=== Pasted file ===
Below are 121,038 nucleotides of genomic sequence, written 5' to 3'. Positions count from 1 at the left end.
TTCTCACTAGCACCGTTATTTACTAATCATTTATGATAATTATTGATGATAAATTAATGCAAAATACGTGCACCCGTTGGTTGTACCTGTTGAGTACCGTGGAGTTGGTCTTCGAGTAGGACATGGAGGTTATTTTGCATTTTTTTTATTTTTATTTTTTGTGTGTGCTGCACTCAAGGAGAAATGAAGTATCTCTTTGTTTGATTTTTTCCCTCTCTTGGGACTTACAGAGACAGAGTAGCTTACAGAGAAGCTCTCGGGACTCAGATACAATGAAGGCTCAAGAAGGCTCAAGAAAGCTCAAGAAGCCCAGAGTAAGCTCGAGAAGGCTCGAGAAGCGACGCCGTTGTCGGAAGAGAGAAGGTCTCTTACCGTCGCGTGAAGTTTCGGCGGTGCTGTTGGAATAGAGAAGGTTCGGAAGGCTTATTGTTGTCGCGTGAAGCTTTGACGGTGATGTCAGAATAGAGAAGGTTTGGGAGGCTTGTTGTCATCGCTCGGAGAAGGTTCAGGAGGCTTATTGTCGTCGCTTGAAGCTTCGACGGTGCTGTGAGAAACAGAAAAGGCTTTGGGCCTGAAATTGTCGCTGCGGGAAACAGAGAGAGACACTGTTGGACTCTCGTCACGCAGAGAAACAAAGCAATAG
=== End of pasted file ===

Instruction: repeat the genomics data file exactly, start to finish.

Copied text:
Below are 121,038 nucleotides of genomic sequence, written 5' to 3'. Positions count from 1 at the left end.
TTCTCACTAGCACCGTTATTTACTAATCATTTATGATAATTATTGATGATAAATTAATGCAAAATACGTGCACCCGTTGGTTGTACCTGTTGAGTACCGTGGAGTTGGTCTTCGAGTAGGACATGGAGGTTATTTTGCATTTTTTTTATTTTTATTTTTTGTGTGTGCTGCACTCAAGGAGAAATGAAGTATCTCTTTGTTTGATTTTTTCCCTCTCTTGGGACTTACAGAGACAGAGTAGCTTACAGAGAAGCTCTCGGGACTCAGATACAATGAAGGCTCAAGAAGGCTCAAGAAAGCTCAAGAAGCCCAGAGTAAGCTCGAGAAGGCTCGAGAAGCGACGCCGTTGTCGGAAGAGAGAAGGTCTCTTACCGTCGCGTGAAGTTTCGGCGGTGCTGTTGGAATAGAGAAGGTTCGGAAGGCTTATTGTTGTCGCGTGAAGCTTTGACGGTGATGTCAGAATAGAGAAGGTTTGGGAGGCTTGTTGTCATCGCTCGGAGAAGGTTCAGGAGGCTTATTGTCGTCGCTTGAAGCTTCGACGGTGCTGTGAGAAACAGAAAAGGCTTTGGGCCTGAAATTGTCGCTGCGGGAAACAGAGAGAGACACTGTTGGACTCTCGTCACGCAGAGAAACAAAGCAATAG